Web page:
House GOP likely to spare Goddard

July 18, 1995|By Karen Hosler | Karen Hosler,Washington Bureau of The Sun

WASHINGTON -- House Republican leaders were drafting a compromise last night that would spare Goddard Space Flight Center in Greenbelt from being closed.

The proposal, which was being negotiated late into the evening, was expected to be offered this morning to the House Appropriations Committee as an amendment to the bill that spells out funds for the National Aeronautics and Space Administration.

Rep. Jerry Lewis, the California Republican who convinced an appropriations subcommittee last week to order the closing of Goddard and two other space centers in Virginia and Alabama, said last night he would offer the reprieve himself.

"My goal was to get the attention of a lot of people who didn't seem to realize this is just the beginning of a budget process that is going to involve some very serious issues and some very tough votes," he said in an interview after a two-hour meeting on the NASA budget cuts in the office of House Speaker Newt Gingrich. "I think we accomplished that."

As chairman of one of the 13 Appropriations subcommittees charged with making the first down payment of $22 billion in specific cuts to reach a balanced federal budget by 2002, Mr. Lewis has 12 percent less money than last year to divide among the two dozen agencies that make up his turf.

He said last night he had not yet worked out where he would stretch and squeeze to make up the $55 million in first-year savings he expected from closing the space centers. Other big targets in his domain include the Department of Veterans Affairs, the Department of Housing and Urban Development and the Environmental Protection Agency.

But Mr. Lewis told members of the Maryland delegation, who had lobbied vigorously to save Goddard, that his amendment would accomplish that.

"I want to reserve judgment until I see the language, but he told me we are going to be all right," said Democrat Steny H. Hoyer, one of several Marylanders who cornered Mr. Lewis on the House floor after the leadership meeting.

Mr. Lewis set off an uproar one week ago when he unveiled a surprise proposal that within three years could have cost the jobs of 11,000 civilian and contract workers at Goddard and thousands more at the other centers.

Space scientists and industry analysts almost universally condemned the proposal, saying it would cost more than it would save to move the highly specialized Goddard functions to a California facility.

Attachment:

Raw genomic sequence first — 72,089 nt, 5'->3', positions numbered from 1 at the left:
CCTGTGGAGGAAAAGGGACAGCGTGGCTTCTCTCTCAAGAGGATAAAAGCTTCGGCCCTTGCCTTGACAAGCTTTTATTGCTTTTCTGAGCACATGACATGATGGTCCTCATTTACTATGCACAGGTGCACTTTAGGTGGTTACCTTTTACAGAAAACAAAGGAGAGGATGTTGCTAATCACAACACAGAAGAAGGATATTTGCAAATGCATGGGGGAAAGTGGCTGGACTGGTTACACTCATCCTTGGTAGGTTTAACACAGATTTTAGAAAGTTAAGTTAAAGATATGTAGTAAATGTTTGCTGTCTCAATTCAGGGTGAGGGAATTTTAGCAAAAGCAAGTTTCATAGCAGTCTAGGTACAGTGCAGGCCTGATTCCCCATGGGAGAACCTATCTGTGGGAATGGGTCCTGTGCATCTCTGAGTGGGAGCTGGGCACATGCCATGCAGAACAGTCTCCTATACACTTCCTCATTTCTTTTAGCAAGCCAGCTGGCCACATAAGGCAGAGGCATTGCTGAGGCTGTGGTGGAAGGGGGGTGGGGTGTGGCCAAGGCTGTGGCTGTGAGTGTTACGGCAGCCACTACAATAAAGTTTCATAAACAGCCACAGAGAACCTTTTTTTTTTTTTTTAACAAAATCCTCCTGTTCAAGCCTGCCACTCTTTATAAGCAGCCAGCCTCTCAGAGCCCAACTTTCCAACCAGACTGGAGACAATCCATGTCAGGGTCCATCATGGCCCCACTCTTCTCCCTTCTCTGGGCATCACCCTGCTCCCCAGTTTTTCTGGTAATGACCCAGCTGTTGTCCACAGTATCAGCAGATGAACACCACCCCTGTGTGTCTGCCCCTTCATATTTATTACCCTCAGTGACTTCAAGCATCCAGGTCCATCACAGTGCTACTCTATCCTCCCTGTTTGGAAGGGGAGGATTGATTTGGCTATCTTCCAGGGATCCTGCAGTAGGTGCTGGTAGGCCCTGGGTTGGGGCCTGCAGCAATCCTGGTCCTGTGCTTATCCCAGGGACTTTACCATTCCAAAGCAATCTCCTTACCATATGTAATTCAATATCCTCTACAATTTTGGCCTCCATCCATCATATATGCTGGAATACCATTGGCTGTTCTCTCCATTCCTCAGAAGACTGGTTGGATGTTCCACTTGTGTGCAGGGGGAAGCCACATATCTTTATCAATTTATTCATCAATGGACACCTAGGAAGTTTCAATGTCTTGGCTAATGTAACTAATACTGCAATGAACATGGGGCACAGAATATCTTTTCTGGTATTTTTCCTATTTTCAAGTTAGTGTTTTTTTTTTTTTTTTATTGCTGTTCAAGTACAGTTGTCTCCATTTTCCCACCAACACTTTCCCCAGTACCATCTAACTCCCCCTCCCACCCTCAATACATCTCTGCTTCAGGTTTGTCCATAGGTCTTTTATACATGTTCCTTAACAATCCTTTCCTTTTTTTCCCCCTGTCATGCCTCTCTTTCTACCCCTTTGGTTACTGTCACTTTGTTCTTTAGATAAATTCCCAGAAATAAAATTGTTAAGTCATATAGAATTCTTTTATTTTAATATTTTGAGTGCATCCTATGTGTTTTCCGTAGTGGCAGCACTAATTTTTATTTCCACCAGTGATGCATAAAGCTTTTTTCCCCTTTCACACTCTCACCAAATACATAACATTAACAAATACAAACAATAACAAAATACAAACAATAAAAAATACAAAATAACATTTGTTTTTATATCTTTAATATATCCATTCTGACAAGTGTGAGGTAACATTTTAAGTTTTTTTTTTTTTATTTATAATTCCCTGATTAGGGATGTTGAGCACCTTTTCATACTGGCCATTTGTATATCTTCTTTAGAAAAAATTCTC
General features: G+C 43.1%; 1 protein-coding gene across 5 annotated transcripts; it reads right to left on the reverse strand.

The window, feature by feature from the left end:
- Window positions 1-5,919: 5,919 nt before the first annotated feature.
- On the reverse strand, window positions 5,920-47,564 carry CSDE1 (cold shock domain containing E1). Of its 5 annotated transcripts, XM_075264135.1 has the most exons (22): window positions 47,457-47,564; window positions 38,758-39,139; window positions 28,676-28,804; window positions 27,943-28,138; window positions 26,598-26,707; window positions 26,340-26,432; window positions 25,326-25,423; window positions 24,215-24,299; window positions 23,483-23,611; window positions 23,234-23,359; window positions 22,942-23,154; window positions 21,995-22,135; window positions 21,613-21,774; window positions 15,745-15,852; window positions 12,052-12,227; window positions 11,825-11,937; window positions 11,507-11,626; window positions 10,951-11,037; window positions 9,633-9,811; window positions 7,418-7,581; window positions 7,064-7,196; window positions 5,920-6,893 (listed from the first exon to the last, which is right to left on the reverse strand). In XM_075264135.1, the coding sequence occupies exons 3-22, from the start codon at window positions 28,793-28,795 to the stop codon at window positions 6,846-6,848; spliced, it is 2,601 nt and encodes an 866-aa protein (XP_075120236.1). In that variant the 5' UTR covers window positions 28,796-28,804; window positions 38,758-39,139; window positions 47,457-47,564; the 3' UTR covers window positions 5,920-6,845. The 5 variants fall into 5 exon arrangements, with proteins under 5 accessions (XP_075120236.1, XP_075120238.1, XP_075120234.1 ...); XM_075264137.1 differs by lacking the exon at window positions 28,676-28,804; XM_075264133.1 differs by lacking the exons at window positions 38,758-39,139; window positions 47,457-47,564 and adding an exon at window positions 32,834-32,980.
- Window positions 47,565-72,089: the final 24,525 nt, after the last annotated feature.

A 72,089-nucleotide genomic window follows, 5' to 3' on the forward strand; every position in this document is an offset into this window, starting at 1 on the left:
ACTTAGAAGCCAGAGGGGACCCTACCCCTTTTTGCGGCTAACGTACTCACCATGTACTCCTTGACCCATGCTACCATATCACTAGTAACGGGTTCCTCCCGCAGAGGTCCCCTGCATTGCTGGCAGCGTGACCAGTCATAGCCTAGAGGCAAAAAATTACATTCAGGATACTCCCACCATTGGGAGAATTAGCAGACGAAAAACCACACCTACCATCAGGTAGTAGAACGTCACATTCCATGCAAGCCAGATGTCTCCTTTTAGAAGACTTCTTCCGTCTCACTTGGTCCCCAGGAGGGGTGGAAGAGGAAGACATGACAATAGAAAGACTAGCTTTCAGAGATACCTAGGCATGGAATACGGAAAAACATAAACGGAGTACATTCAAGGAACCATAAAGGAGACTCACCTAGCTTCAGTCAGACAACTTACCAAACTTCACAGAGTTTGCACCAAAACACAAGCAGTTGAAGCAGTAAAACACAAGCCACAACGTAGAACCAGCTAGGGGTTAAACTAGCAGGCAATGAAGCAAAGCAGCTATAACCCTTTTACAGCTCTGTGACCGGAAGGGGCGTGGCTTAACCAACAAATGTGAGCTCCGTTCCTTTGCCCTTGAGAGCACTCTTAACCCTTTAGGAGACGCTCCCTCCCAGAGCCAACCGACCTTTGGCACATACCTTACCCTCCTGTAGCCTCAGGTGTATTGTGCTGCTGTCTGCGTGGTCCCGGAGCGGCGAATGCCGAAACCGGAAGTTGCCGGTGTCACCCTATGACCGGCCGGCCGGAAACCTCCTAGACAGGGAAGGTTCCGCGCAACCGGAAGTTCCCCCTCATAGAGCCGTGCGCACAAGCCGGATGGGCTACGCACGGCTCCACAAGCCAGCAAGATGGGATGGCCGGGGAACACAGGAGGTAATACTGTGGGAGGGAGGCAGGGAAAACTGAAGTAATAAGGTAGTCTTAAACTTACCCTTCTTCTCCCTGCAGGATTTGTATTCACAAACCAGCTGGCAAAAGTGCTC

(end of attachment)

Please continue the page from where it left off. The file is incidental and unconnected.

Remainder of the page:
The plan seemed doomed from the start since Maryland Sen. Barbara A. Mikulski serves as the ranking Democrat on the Senate counterpart to Mr. Lewis' subcommittee.

What's more, Mr. Lewis also had slashed NASA programs dear '' to the hearts of legislators in Texas and California as well as Virginia and Alabama.

Further, he drew quick opposition from Rep. Robert S. Walker, of Pennsylvania, chairman of the House Science Committee and a top Gingrich lieutenant whose own priorities Mr. Lewis ignored.

Speaker Gingrich got involved in the debate when he discovered that members of his own top leadership were at odds over the spending bill, which is one of the two largest in the appropriations package and vital to the balanced budget effort.

"I don't want to see a fight over this," Mr. Gingrich told members of his team in his office last night.

But Mr. Lewis said from the start his proposal was largely a negotiating tactic.

He was frustrated because he was blocked by advocates for veterans' groups from freezing spending for veterans' programs. Unlike almost every other category of the GOP budget, spending for veterans' programs is scheduled to rise.

"I think there should be more balance," Mr. Lewis said. Also attending the meeting in Mr. Gingrich's office last night was Rep. Gerald B. H. Solomon of New York, the Rules Committee chairman who is the veterans' top advocate.

With his original budget proposal, Mr. Lewis said he also wanted to send a a "shot across the bow" of NASA administrator Daniel S. Goldin, who had refused to give him specific suggestions when the subcommittee chairman said he need to squeeze more money from the space program.

"Goldin said he's already come up with a plan for cutting $5 billion but that's all personnel in the future, and it doesn't call for closing any centers," Mr. Lewis said. "I need him to start saving money right away."

"I haven't talked to Mr. Goldin but from conversations with other people from NASA, I think I got his attention," Mr. Lewis said.

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